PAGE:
Doctor Who Cuttings Archive

Move over, Dalek (Times Literary Supplement)

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1975-01-03 TLS.jpg


The most evil and ruthless creatures in the universe are on the slither to world conquest once again. Cowled, well-oiled, given to bossy pronouncements in grating voices, and full of plans for dominating the universe by seizing all its energy, the Daleks, like a herd of sheiks, fill the stage of the Adelphi Theatre with woolly menace.

Dr Who deals with them. Dr Who, with his sunset-home-for tired-tragedians manner, has always belonged on the stage, and Trevor Martin catches the familiar tones perfectly: if the face is unfamiliar, it's because he's been regenerated. The dialogue, as in the television series, is fairly literate, though frequently drowned, for only a narrow ageband of the audience were actually enthralled to silence: those who were over ten were shouting "Gerremoff" and "eeyayeaddio", while those under six were gibbering with terror. (The adults were tolerably well behaved.) The Doctor has to contend with the Master of Karn, twelve feet of cobwebby malevolence, the Ultimate Weapon, the Great Mandible, and a wide range of hostile life forms, including the Clawrantulars, one-armed lobsters in Ned Kelly armour, who sway about with malign clumsiness, producing a rictus -of panic at every lurch. There is a vast computer so antique that it faints in coils when asked if a man is telling the truth when he says he always tells lies, its ancient logic circuits entirely unprepared for problems of metalanguage.

After all that it's a small matter to collect the seven Crystals of Power and alter one so that the Daleks' Doomsday machine consumes itself in a magnificent Götterdämmerung. (Throughout there is an inspired use of multiscreen back projection whose semi-abstract mode of expression presents no difficulties of interpretation to televisually sophisticated children.) The Daleks, by the way, are vulnerable from behind, and can be frozen into immobility with fire extinguishers, after which they can be opened tip and scooped out like rotten passion fruit. There's a lesson there, somewhere.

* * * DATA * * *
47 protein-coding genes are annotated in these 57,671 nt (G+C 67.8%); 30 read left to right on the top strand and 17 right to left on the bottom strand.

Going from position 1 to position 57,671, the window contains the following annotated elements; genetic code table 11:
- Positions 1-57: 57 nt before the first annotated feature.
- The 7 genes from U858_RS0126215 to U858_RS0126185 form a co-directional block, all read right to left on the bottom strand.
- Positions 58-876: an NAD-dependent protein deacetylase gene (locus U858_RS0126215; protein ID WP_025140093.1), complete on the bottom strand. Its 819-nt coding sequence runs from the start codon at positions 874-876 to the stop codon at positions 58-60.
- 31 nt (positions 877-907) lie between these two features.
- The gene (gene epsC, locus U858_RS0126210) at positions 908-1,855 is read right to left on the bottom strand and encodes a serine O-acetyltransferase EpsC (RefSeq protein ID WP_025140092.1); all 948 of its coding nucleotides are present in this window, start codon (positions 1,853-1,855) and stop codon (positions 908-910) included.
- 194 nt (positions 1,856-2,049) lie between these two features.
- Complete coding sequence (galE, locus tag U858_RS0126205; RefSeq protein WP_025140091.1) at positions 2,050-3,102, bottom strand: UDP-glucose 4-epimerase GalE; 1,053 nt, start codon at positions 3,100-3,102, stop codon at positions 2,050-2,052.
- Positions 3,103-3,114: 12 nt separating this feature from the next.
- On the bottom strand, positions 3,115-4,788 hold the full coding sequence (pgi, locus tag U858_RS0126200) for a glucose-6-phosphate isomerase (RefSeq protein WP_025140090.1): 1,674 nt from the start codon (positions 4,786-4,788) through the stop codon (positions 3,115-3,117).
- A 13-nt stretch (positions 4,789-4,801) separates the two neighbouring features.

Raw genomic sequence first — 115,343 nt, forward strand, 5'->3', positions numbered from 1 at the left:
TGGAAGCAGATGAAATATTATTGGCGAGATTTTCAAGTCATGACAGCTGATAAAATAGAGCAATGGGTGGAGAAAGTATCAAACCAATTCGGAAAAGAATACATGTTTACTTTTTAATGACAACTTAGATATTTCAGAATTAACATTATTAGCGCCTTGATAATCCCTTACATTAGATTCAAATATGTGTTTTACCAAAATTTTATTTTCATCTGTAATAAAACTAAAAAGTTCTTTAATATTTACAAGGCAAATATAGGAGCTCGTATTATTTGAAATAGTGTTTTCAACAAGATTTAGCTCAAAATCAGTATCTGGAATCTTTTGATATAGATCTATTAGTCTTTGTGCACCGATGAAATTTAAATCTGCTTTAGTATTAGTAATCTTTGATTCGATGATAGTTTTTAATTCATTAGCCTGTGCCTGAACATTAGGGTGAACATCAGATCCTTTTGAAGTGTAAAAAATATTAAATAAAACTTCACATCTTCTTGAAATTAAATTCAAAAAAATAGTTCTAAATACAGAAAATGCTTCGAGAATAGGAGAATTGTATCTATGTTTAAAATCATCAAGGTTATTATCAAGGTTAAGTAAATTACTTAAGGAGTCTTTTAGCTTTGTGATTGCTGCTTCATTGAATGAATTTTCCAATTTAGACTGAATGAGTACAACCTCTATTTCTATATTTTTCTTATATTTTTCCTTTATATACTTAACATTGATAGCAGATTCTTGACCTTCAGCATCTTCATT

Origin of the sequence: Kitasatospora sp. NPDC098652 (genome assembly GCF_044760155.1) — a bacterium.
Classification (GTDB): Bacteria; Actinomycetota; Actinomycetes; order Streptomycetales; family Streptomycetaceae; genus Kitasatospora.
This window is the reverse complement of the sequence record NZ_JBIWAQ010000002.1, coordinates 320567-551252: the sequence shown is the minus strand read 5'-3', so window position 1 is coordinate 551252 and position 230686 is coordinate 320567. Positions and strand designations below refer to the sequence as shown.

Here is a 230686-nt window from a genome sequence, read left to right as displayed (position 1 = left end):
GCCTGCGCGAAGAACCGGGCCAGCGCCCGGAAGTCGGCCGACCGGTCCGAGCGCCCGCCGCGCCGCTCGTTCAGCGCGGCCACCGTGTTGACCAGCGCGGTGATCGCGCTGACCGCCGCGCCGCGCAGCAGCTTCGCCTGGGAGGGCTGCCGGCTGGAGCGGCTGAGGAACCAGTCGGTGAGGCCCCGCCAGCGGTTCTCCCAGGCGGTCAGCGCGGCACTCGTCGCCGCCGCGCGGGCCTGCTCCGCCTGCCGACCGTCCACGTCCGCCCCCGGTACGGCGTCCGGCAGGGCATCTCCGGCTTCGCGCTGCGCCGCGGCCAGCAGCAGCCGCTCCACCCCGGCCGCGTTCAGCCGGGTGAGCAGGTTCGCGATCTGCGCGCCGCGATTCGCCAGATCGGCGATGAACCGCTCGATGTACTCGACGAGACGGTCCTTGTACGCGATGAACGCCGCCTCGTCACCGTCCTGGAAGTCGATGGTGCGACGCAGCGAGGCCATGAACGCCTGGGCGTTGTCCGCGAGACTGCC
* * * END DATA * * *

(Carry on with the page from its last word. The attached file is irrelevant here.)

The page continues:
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  • APA 6th ed.: (1975-01-03). Move over, Dalek (Times Literary Supplement). The Times Literary Supplement p. 10.
  • MLA 7th ed.: "Move over, Dalek (Times Literary Supplement)." The Times Literary Supplement [add city] 1975-01-03, 10. Print.
  • Chicago 15th ed.: "Move over, Dalek (Times Literary Supplement)." The Times Literary Supplement, edition, sec., 1975-01-03
  • Turabian: "Move over, Dalek (Times Literary Supplement)." The Times Literary Supplement, 1975-01-03, section, 10 edition.
  • Wikipedia (this article): <ref>{{cite news| title=Move over, Dalek (Times Literary Supplement) | url=,_Dalek_(Times_Literary_Supplement) | work=The Times Literary Supplement | pages=10 | date=1975-01-03 | via=Doctor Who Cuttings Archive | accessdate=20 May 2022 }}</ref>
  • Wikipedia (this page): <ref>{{cite web | title=Move over, Dalek (Times Literary Supplement) | url=,_Dalek_(Times_Literary_Supplement) | work=Doctor Who Cuttings Archive | accessdate=20 May 2022}}</ref>